Tuesday, July 31, 2007

Review: Sarah Borges and the Broken Singles - Diamonds in the Dark

Label: Sugar Hill Records

Released: June 12, 2007

Sarah Borges and the Broken Singles do more than just channel the past. True, Diamonds in the Dark is partially images of days gone by, but the package is fresh. Touching on every raw influence of rock music, the end result is an album that is both clean and warm, touching the old, but very much new.

The album centers on Sarah Borges voice which is rich and warm. She can use it across the genres the album touches and her passion is just as clear when she's subtle as when she's brash. She has similar qualities to Natalie Merchant, but Borges' individuality is so strong that the comparison only becomes vividly clear once (on "Modern Trick"). The band is more than just a backup for Borges' voice. The rhythms can be driving or sublime or anything in between, setting the tone as it changes along the way. The pedal steel plays an integral role throughout, sharing a lot of the understated movement of the vocals and bringing out a lot of the songs' color.

Diamonds in the Dark clearly digs deep into the core of rock n roll, coming up with rockabilly, blues, soul, bubblegum, country and punk. "The Day We Met" has the punk-edged rockabilly perfected by X (even more than the album's actual cover of X's "Come Back to Me"). Punk energy is even more prevalent on the garagey "Diablito" and "Stop and Think It Over" applies that same punk rock edge to 60s pop. Borges pulls off "False Eyelashes" with all the confidence of Dolly Parton's original and her own restless energy. The pedal steel is just superb on this as well as "Modern Trick." Even the comparatively average country ballads "Around 9" and "Belle of the Bar" could stand on their own. The album finishes up with another cover, this time Tom Waits' "Blind Love," whose sparse echoey slide and rimshots provide the perfect atmosphere for Borges range and control without constraining her.

Sarah Borges and the Broken Singles have produced an album that burns slow and warm with their passion and love, not for the music of the past, but for the roots of the present. There's a difference between those two, because one is just a revival, but Sarah Borges and company show us that even the roots are still alive and growing today.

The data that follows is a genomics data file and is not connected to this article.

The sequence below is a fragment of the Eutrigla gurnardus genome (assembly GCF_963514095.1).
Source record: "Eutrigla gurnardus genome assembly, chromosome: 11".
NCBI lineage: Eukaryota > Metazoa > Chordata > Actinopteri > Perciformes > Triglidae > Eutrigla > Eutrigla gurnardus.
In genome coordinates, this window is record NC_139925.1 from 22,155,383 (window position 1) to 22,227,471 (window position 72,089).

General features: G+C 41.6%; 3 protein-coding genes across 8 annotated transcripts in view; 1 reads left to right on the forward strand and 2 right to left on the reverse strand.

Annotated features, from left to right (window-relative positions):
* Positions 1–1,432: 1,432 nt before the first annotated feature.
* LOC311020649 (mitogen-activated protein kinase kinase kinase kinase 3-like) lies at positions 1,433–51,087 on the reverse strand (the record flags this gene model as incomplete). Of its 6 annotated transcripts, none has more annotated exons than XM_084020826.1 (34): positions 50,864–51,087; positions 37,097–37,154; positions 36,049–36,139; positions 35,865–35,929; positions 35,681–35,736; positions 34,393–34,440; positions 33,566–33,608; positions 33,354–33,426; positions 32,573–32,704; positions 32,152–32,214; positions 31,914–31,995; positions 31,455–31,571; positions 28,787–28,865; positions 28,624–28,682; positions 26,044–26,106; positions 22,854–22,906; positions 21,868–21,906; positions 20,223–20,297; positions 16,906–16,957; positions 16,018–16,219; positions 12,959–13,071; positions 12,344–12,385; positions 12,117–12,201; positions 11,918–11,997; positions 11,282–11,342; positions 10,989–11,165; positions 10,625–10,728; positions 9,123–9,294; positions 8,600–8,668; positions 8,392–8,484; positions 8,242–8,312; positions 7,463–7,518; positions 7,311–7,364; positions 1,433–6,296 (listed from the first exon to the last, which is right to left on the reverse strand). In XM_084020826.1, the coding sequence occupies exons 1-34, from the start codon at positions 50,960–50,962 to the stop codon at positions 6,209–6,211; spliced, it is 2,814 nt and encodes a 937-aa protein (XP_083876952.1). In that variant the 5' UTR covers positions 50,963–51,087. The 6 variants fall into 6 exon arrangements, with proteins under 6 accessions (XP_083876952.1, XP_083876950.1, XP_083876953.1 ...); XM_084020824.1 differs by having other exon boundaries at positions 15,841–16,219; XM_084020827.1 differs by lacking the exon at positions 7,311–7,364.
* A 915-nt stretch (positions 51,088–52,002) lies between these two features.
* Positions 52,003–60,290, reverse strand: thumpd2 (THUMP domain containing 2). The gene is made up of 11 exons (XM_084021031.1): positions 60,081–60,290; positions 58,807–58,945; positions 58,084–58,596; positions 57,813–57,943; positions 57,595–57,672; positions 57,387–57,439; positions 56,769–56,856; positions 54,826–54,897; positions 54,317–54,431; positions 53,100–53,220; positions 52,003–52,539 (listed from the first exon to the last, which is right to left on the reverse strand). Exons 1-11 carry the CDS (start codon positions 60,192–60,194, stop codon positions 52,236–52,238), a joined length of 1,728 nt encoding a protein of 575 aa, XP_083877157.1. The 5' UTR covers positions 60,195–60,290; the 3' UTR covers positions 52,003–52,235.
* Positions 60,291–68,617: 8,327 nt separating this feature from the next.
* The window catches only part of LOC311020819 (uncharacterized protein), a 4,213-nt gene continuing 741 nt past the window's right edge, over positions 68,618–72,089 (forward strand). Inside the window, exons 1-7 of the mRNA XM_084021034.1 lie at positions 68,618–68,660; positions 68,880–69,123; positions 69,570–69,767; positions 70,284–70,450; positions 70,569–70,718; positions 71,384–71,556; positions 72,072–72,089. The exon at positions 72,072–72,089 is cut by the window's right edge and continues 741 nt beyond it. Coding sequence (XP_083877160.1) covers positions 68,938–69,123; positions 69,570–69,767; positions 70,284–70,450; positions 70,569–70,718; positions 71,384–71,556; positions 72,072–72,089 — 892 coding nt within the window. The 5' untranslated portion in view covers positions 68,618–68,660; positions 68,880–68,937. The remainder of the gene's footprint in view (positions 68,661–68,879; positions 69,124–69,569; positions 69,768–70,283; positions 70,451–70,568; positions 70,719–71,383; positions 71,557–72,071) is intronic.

Rating: 9/10

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Monday, July 30, 2007

Review: Up Up Down Down Left Right Left Right B A Start - Worst Band Name Ever

Label: self-released

Released: June 2007

They certainly got the title right. Pop culture Nintendo reference aside, the name is just awful. But the music is another story and that's how they get away with it. Building on their layered indie rock past, Up Up Down Down (I'm skipping the rest for the sake of brevity) take significant strides forward with their latest release, Worst Band Name Ever.

Several free internet-only EPs offered up by the band over the last several years are as solid as they are ordinary. There's nothing wrong per se, just nothing that stretches beyond the confines of the genre. That can't be said about Worst Band Name Ever though. The songwriting strives for Death Cab for Cutie and while it fails to reach that level (like everyone else who tries to match Ben Gibbard), it does reach a much higher bar than most of Up Up Down Down's peers. Best of all though, Up Up Down Down is much more than just a poor man's Death Cab. They mix up the rhythms with some odd time signatures and a general sense of being slightly, though certainly not entirely, off-balance. It feels like a lonely music geek in physics class (and understanding it).

Much of the album alternates between soft and loud, but the music is so carefully understated that even the loudest parts seem like a wall of quiet. Up Up Down Down are so laid-back in their craft that the songs are memorable without any distinct hooks. Rather than rely on a simple phrase that sticks, the band weaves a web of layered sound between the soft, sweet and vaguely sad and the nervous, edgy and clearly unsettled.

There is no question whose records have spent a lot of time on Up Up Down Down's turntable, but unlike so many others, while they wear that influence on their sleeve, they don't just spit the same thing back out. Their road, while parallel to Death Cab's, is still very much their own.

Rating: 7/10

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Sunday, July 29, 2007

Review: Spider Rockets - Ever After

Label: Screaming Ferret Wreckords

Released: July 17, 2007

The opening track of Spider Rockets' Ever After kicks right in with that churning metalcore sound that is a dime a dozen these days. It doesn't raise any hopes for the album even if the song itself is listenable enough. Don't stop listening there though unless metal or hardcore just isn't your thing, because it does get a little better.